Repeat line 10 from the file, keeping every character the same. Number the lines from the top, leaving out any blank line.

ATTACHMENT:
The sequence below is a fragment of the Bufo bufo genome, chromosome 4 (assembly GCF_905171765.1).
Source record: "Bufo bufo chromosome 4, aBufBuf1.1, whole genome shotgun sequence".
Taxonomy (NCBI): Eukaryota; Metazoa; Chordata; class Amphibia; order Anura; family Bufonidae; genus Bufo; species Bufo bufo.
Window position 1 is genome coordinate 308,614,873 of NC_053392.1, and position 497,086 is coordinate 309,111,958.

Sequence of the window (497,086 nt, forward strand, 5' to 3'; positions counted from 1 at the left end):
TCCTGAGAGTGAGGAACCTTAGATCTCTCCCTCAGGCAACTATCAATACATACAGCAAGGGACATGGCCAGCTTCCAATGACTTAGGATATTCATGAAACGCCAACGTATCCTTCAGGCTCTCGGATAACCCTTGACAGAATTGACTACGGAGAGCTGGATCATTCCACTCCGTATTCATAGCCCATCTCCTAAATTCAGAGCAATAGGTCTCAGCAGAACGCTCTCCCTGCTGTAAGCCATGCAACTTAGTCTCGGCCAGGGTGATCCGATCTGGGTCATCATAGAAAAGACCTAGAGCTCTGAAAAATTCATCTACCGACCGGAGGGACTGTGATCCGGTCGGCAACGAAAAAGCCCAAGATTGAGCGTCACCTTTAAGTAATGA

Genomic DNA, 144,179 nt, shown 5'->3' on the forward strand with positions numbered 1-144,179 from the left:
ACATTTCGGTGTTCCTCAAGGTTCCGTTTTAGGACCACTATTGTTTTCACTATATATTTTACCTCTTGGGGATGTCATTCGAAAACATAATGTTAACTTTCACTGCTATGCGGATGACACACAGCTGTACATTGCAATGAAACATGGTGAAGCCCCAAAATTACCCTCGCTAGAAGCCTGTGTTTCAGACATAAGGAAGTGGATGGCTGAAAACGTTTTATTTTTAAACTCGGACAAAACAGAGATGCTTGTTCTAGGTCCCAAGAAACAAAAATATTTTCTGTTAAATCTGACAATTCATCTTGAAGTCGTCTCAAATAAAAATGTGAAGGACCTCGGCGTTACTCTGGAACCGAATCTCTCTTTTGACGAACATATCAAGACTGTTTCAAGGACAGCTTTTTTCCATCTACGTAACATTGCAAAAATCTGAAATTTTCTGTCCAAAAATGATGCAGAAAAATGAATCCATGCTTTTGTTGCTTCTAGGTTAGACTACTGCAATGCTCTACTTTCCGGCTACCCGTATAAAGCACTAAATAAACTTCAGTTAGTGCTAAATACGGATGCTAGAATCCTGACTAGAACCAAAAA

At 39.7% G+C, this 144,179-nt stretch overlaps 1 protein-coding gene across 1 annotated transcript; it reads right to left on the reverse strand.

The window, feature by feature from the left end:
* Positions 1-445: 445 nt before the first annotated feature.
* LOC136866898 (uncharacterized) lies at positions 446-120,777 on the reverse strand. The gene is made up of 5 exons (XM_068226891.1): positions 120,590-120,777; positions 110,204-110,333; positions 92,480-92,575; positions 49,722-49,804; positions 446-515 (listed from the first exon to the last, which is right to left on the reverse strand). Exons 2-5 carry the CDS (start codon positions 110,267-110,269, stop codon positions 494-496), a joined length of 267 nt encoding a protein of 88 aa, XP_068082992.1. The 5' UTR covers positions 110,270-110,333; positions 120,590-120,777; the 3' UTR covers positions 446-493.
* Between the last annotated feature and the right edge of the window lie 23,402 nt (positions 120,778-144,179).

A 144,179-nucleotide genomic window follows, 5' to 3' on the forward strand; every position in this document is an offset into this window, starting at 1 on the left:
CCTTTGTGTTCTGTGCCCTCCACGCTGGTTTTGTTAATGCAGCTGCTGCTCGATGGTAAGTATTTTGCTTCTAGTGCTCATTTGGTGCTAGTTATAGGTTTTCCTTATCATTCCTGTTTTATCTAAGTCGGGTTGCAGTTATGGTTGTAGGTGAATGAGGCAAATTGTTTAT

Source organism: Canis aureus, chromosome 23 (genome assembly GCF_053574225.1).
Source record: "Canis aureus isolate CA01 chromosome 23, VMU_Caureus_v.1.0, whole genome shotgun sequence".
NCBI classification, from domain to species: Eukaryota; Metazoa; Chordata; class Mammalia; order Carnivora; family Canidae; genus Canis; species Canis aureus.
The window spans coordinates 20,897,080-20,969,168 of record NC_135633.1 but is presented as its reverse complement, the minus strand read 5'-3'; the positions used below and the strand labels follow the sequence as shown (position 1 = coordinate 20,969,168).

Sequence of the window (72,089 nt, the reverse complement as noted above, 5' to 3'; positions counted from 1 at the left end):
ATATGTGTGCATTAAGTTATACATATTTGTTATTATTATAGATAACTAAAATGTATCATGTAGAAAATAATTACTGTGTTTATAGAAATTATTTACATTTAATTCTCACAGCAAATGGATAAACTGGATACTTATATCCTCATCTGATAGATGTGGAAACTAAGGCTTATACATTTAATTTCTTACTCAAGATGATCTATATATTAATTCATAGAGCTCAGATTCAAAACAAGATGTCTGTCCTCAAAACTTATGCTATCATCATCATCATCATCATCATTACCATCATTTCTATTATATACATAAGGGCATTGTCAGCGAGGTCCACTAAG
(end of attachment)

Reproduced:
The window, feature by feature from the left end: